Photo by Heather Middleton
By Maria-Jose Subiria
The holidays are over, but that doesn't stop individuals from donating to charities.
Due to advanced technology and innovative charities, people have a variety of options at their fingertips for giving, according to Fred Elsberry Jr., president and CEO of the Better Business Bureau (BBB) Serving Metro Atlanta, Athens & Northeast Georgia, Inc.
According to the BBB Wise Giving Alliance, how people donate is just as important as what they donate, added Elsberry. The BBB Wise Giving Alliance reports on more than 1,200 national charitable organizations at the bureau's web site, www.bbb.org/charity, and determines whether they meet 20 accountability standards, which address governance, finances and fund-raising practices, he said.
"Despite the downturn in the economy, people are still looking for creative, or small ways, that they can give back and support those who are even less fortunate...however you decide to give, it's important to stop and take the time to research the charity thoroughly, to make sure that your dollar stretches the farthest it can in this tough economy," he said.
Many charities have been successful in obtaining donations through business partnerships, according to the president and CEO.
Through these partnerships, some businesses agree to donate an amount of the purchase price from sales items, to the charity, said Elsberry. This "cause-related" marketing allows the consumer to donate while shopping. Consumers should check whether the promotion identifies the actual, or the expected amount the organization will receive, he said.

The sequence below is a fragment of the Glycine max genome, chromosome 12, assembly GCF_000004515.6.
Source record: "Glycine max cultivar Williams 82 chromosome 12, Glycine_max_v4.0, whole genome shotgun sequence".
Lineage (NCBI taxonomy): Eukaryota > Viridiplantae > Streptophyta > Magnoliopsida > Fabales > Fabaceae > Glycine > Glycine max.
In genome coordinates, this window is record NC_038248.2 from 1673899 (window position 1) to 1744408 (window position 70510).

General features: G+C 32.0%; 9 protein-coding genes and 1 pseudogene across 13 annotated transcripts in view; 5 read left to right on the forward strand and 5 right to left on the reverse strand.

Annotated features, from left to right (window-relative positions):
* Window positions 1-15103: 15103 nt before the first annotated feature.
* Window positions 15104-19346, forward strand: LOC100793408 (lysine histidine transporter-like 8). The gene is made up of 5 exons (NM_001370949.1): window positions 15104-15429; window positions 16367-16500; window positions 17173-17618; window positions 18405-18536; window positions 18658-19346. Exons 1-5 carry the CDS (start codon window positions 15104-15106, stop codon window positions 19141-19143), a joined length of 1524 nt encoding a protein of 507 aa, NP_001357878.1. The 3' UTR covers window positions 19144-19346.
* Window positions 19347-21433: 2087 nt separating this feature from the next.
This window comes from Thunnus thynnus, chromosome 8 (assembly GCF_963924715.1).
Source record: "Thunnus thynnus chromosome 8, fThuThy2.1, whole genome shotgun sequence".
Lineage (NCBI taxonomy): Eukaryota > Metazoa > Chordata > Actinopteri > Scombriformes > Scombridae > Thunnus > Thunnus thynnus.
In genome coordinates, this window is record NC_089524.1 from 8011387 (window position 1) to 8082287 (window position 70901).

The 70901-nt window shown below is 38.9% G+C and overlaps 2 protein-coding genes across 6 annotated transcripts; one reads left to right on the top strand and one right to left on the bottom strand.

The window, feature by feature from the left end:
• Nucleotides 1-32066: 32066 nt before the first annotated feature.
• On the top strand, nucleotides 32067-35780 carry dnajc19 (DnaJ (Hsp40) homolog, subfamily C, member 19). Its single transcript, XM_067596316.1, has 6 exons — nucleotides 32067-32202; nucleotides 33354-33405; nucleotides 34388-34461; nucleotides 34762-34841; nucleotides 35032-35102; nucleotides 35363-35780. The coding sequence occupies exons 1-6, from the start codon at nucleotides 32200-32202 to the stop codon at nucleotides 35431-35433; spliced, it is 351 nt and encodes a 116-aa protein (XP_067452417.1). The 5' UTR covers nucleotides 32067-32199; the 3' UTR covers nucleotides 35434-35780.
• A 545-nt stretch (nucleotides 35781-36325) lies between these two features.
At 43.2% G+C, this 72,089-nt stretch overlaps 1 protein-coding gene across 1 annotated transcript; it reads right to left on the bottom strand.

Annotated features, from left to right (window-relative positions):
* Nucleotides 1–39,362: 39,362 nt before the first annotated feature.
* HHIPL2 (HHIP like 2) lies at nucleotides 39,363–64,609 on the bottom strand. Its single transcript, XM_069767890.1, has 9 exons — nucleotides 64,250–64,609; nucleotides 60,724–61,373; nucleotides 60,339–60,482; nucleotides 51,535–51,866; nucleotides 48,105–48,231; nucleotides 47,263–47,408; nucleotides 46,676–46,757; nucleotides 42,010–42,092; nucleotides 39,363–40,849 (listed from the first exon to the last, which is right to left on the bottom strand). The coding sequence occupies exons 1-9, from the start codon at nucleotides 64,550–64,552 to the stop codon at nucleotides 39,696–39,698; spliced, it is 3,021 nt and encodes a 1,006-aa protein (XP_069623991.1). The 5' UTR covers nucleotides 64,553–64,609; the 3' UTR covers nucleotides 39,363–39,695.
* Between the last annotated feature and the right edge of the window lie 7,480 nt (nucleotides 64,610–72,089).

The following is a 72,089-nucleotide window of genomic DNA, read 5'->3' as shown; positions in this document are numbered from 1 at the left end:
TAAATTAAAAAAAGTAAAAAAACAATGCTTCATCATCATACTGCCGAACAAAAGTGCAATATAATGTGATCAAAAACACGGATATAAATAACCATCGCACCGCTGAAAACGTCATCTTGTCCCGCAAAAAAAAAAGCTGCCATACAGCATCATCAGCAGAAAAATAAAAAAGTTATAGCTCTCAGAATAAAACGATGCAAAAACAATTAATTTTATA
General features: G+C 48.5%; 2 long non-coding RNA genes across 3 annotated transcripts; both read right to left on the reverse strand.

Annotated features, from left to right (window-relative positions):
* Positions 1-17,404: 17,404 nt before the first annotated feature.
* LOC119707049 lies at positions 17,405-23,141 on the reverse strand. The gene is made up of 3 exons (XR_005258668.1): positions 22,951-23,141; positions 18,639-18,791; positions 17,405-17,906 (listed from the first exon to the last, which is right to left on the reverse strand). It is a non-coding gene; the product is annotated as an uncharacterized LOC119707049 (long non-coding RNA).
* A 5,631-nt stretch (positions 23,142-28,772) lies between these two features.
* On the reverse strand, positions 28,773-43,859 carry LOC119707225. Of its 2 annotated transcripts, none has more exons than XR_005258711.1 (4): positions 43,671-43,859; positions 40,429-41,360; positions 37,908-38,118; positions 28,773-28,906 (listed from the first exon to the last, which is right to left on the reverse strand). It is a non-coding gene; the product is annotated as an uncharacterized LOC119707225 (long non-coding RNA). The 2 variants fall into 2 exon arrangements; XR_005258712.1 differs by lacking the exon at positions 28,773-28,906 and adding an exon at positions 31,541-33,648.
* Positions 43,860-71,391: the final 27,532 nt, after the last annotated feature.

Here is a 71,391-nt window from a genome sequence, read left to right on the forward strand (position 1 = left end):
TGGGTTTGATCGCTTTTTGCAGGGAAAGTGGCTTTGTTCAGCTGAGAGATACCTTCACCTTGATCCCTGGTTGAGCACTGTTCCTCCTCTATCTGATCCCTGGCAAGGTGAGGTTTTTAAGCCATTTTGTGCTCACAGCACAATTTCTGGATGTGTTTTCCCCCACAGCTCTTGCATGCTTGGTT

"Also some businesses, like grocery stores, ask if you want to donate to a charity, and have that amount added to your receipt, which is called embedded giving," said Elsberry. "See if the embedded promotion states which specific charity will receive the collected funds."
Donating via text messaging is another giving method people can use.
Elsberry said this option became popular after a magnitude 7 earthquake hit Haiti last year. Shortly after the disaster happened people began donating using this avenue.
Using this technology, one can donate by texting a message to a number on their cellular phone, he said. The donation amount will be included in the cell phone user's phone bill, he explained.
"While donating via text is fast and easy for the donor, the actual money can take months to reach the charity so consider donating directly to a charity through its web site if there is an urgent need," advised Elsberry.
Also, many non-profit organizations solicit for items that people can give away, including coats, toys and canned goods, said Elsberry. Donors need to assure the items are in good condition, and that those items are actually things the charity is requesting or accepting, he said.
Another way to donate, is by giving time to a charity, said Elsberry. Individuals can volunteer, be a vocal supporter, and help raise awareness of the cause to friends and families, as well as, on one's Facebook page or blog, he said.
"In today's tight economy, you may not have money, but you can always give a little bit of your time to help support a worthy cause," said Elsberry.